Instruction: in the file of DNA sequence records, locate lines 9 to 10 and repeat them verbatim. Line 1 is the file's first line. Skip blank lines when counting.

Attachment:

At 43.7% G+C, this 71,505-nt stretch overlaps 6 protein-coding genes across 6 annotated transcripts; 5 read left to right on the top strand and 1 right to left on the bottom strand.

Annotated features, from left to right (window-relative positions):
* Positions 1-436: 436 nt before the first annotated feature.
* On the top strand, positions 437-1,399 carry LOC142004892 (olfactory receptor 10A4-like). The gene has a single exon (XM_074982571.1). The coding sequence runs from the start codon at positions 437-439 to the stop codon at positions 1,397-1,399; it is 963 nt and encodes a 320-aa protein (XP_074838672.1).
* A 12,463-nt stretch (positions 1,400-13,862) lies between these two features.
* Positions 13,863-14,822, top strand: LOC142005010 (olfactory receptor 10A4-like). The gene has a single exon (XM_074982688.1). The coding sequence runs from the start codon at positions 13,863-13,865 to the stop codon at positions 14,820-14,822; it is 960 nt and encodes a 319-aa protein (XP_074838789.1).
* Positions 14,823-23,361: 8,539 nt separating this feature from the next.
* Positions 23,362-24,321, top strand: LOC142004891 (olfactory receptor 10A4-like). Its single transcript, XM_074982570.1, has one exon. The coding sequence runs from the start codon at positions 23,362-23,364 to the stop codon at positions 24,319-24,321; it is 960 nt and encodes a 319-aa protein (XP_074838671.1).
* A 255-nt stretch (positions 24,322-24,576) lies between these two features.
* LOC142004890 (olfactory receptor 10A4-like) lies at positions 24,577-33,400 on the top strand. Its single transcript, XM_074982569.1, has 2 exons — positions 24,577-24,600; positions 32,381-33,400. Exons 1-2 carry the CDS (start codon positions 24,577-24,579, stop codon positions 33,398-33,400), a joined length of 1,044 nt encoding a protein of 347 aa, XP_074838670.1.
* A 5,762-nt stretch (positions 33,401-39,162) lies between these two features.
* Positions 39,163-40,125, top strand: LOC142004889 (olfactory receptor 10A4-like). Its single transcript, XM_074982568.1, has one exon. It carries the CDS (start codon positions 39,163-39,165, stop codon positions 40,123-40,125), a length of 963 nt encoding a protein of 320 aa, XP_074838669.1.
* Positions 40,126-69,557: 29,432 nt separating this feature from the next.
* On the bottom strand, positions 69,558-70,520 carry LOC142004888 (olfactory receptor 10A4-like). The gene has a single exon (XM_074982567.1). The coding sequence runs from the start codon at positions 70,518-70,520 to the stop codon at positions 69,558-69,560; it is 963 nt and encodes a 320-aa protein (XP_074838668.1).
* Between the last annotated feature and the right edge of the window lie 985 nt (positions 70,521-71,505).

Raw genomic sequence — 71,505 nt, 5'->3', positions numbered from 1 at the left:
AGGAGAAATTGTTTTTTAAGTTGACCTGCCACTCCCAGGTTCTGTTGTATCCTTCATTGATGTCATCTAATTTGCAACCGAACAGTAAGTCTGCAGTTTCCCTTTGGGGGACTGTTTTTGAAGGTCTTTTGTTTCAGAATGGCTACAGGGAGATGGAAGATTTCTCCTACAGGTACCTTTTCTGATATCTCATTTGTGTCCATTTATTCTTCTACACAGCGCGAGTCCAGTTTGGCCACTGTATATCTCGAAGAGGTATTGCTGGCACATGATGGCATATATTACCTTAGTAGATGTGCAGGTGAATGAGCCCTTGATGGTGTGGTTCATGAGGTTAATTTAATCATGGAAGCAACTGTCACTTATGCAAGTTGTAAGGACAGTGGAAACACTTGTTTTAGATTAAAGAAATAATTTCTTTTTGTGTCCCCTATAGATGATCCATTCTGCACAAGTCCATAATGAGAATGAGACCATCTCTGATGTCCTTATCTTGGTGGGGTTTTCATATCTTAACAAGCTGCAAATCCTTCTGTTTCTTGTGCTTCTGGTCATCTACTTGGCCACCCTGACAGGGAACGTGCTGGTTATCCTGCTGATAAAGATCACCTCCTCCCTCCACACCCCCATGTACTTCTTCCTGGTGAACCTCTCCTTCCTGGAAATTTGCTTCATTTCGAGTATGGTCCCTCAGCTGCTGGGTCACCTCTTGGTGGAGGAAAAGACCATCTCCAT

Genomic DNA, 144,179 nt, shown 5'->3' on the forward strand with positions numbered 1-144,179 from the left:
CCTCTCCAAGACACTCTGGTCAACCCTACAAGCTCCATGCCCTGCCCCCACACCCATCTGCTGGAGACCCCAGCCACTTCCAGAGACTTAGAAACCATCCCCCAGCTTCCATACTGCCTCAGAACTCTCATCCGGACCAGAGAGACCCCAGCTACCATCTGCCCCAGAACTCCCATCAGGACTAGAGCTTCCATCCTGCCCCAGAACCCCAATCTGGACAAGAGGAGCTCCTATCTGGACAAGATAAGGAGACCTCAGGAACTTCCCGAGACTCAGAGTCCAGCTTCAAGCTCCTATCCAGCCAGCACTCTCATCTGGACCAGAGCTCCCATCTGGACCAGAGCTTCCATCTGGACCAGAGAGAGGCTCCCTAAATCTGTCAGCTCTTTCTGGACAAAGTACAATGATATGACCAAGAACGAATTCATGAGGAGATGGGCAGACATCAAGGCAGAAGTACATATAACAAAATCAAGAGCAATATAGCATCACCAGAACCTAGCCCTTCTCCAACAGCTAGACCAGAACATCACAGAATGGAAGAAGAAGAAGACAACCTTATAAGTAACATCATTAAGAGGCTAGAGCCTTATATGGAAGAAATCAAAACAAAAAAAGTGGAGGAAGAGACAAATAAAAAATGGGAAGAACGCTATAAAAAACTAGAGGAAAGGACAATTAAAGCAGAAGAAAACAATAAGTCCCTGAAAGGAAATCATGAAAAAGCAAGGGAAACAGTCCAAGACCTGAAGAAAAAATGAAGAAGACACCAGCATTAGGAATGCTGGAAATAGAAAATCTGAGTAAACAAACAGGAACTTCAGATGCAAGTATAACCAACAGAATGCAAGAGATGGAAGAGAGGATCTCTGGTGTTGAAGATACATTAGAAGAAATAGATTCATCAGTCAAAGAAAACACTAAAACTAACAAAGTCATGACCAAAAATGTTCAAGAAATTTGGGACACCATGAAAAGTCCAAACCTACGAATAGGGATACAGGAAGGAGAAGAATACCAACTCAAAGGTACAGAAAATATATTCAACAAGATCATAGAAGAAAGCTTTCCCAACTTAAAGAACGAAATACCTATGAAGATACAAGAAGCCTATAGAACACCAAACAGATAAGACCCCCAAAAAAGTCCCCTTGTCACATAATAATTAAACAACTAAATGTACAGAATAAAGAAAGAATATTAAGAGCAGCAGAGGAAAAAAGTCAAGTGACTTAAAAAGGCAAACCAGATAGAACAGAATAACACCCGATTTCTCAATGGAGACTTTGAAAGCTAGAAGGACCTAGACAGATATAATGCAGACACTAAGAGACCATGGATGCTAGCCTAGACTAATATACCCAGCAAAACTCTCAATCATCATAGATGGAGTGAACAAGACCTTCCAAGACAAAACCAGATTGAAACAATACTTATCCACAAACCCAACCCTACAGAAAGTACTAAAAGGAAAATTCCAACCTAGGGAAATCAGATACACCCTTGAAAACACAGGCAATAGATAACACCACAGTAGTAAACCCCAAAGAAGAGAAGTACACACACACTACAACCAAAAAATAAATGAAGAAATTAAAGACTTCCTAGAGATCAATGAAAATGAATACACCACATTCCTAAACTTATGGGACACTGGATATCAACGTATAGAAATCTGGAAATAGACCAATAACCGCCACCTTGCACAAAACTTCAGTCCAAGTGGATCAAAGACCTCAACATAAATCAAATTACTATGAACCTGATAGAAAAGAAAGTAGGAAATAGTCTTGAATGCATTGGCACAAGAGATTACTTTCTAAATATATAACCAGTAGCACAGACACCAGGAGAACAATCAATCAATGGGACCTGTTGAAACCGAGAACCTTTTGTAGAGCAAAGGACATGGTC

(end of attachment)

* A 255-nt stretch (positions 24,322-24,576) lies between these two features.
* LOC142004890 (olfactory receptor 10A4-like) lies at positions 24,577-33,400 on the top strand. Its single transcript, XM_074982569.1, has 2 exons — positions 24,577-24,600; positions 32,381-33,400. Exons 1-2 carry the CDS (start codon positions 24,577-24,579, stop codon positions 33,398-33,400), a joined length of 1,044 nt encoding a protein of 347 aa, XP_074838670.1.